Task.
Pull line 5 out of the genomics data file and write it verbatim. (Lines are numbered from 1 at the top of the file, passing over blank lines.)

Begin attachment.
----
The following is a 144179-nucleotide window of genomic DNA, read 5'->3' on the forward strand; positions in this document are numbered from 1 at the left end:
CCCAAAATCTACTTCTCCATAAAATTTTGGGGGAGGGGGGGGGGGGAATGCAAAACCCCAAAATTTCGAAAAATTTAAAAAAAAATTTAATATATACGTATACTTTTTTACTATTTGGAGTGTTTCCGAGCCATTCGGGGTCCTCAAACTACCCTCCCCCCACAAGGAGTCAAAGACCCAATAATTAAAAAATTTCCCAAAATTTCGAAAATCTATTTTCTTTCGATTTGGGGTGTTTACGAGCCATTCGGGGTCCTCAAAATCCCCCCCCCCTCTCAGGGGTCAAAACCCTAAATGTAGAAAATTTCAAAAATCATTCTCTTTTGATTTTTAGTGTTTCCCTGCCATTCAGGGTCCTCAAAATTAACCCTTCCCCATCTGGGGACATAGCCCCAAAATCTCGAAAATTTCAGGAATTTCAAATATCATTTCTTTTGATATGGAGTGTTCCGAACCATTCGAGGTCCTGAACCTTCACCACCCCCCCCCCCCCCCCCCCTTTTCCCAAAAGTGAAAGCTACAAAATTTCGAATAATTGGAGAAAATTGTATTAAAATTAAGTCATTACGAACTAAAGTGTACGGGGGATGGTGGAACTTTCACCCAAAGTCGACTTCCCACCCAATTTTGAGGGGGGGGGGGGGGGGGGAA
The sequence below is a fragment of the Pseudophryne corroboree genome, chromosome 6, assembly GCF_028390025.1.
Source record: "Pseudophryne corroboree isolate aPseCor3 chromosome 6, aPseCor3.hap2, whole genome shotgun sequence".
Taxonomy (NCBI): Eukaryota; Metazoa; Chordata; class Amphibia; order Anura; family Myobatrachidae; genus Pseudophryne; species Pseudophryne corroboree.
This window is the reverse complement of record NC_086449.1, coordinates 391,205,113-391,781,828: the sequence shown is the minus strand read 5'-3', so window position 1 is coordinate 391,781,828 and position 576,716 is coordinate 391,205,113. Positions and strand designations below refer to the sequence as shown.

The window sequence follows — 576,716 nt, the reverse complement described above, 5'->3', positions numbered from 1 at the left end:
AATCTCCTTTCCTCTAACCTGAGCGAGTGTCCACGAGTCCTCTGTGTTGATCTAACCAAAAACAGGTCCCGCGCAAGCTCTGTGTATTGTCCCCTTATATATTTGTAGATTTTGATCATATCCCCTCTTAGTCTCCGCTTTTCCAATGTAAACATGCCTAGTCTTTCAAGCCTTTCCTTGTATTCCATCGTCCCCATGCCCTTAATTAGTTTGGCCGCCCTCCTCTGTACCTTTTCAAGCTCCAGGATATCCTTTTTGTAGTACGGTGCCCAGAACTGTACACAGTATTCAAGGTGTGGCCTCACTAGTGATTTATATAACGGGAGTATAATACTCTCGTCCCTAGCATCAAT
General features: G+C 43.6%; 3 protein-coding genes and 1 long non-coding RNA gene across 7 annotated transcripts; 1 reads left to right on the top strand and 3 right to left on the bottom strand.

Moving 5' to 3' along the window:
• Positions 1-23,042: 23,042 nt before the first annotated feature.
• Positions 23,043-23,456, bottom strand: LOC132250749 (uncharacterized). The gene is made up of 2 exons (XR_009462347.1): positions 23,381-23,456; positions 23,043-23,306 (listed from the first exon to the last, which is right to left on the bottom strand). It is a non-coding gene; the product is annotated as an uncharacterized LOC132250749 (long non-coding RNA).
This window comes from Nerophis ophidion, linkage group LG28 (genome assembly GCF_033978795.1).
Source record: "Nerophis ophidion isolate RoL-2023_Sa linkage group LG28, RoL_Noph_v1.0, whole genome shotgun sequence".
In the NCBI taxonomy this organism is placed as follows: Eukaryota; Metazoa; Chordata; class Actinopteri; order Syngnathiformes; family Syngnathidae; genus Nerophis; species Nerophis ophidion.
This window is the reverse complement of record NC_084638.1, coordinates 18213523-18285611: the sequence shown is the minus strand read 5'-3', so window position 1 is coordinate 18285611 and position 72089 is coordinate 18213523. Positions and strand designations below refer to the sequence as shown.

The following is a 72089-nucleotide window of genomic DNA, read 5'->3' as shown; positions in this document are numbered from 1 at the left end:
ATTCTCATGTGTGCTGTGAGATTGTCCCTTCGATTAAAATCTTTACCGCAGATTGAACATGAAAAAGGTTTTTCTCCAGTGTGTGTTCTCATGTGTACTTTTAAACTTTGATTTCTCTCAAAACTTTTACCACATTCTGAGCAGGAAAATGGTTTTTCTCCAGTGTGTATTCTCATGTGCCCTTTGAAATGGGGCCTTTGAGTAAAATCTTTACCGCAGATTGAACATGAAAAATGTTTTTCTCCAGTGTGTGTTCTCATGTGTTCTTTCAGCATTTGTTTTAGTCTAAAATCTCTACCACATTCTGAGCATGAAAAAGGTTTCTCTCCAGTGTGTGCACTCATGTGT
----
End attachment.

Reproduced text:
Taxonomy (NCBI): Eukaryota; Metazoa; Chordata; class Amphibia; order Anura; family Myobatrachidae; genus Pseudophryne; species Pseudophryne corroboree.